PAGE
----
"Zaboca choka. Coconut bake and buljol. Guava cheese… Seeing as I'm already eating my words just four days into this Test series, it makes sense to open with some more palatable ones should the West Indies be able to build on Sunday's sensational demolition of England at Sabina Park."
Fazeer Mohammed happily wolfs down his words in the Trinidad and Tobago Express
"It may sound mean, but the one regret for West Indians (on Saturday) was that England beat the infamous 47. But you can't have it all."
Garfield Myers rejoices in the Jamaica Observer
"This ground brings back a lot of memories, and it's good to be on the other side this time around. I am sure if I go into the Mound now nobody would say anything. we're going to celebrate, not do too much, but we'll enjoy this moment."
Chris Gayle reflects on how things have come full circle
"Never believe those reports that said cricket in the Caribbean was dying. It was just in mourning for the passing of the good days. The people still loved the game, nursed their hurt, and waited for fortunes to change… The image of the West Indian players and people in celebration was utterly captivating. It was like the good old bad old days when the West Indian fast men terrorised the world."
Simon Wilde is put in mind of the 80s
"Neither Charles Dickens nor Enid Blyton could have written a better fairy tale."
Haydn Gill in the Barbados Nation isn't sure it's all quite real
"Every time we have a good performance, people want to know if this is the turning point, is the West Indies on the way up… But I keep saying that we have to be really patient because there are days when we have some terrific performances and there are some other days when we are not so good."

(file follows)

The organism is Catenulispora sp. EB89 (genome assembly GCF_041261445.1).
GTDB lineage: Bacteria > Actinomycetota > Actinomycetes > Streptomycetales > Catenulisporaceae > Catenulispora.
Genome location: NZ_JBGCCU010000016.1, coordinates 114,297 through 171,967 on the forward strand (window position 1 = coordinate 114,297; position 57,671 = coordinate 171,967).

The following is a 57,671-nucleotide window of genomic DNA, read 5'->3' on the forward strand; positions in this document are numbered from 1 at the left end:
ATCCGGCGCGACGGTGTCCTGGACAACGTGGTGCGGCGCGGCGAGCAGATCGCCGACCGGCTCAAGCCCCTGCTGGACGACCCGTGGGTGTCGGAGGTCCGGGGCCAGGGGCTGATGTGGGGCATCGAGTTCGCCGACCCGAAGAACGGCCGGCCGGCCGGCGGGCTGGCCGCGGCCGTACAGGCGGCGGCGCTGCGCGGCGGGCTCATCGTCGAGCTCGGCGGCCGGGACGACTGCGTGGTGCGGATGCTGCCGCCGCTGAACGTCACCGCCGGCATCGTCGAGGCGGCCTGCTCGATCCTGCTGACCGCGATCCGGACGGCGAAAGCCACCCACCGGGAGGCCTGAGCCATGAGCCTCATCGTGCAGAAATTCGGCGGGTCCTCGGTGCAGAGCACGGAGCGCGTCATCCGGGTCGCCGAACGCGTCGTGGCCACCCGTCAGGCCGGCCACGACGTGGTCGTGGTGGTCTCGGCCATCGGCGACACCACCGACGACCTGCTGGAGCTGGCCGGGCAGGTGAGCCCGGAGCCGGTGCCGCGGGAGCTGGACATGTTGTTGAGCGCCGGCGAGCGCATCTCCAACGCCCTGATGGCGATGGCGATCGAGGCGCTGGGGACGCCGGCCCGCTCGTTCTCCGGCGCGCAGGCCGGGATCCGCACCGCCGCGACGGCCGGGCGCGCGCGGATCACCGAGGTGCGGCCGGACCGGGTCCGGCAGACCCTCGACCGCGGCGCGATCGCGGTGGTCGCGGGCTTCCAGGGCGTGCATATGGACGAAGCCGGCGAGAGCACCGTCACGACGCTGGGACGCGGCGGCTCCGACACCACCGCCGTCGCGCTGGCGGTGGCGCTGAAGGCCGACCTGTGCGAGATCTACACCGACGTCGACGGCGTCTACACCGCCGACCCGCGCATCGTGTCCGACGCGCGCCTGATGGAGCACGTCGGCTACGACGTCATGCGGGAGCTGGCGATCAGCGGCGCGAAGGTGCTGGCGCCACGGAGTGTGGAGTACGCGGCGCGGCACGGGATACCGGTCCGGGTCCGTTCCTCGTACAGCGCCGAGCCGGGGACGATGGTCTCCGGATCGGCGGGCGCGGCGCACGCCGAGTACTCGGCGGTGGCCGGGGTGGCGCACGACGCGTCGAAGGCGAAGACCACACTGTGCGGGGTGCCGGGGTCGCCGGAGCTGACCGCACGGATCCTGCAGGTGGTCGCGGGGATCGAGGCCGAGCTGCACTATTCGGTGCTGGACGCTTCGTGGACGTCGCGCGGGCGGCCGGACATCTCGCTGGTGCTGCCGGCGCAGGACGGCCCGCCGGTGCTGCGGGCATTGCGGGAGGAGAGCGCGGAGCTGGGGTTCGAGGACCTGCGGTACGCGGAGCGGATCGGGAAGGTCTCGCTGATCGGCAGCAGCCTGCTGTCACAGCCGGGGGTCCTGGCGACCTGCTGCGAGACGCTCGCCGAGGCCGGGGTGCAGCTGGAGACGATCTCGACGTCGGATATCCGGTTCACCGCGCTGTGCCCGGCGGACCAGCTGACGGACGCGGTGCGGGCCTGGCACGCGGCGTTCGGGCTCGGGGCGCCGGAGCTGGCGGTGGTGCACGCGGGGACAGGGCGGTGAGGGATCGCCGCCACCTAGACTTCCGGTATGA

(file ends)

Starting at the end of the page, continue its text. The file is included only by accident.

West Indies coach John Dyson sounds a note of caution
"West Indian cricket is supposed to be in its death throes, overwhelmed by shifts of culture and values and the disappearance of great men like those Herculean bowlers and batsmen of the quality of Viv Richards and Brian Lara. Yet now, under the quirky but ultimately cool leadership of a batsman like Chris Gayle, who has shown he knows the importance of building an advantage, we see a cricketing Lazarus."
The performance inspires James Lawton in the Independent to invoke mythical feats
"Waiters, barmen and even house maids, whose preferred sporting topics of conversation had long since switched from cheerless cricket to the Reggae Boys and, more recently, to Usain Bolt and Jamaica's other track stars, were raving about Chris, Jerome, Sars, Sulieman ("but how 'im tall so"), the "boy" Nash, and the other heroes."
Tony Cozier on the mood among ordinary fans
"From the ramshackle Kingston pavilion on the one side of the ground, round past the George Headley Stand, to the thumping sound systems of the 'Mound', there was the unmistakable feeling that something lost had been found."
Mike Atherton has felt it before, and was happy to see the West Indian hostility back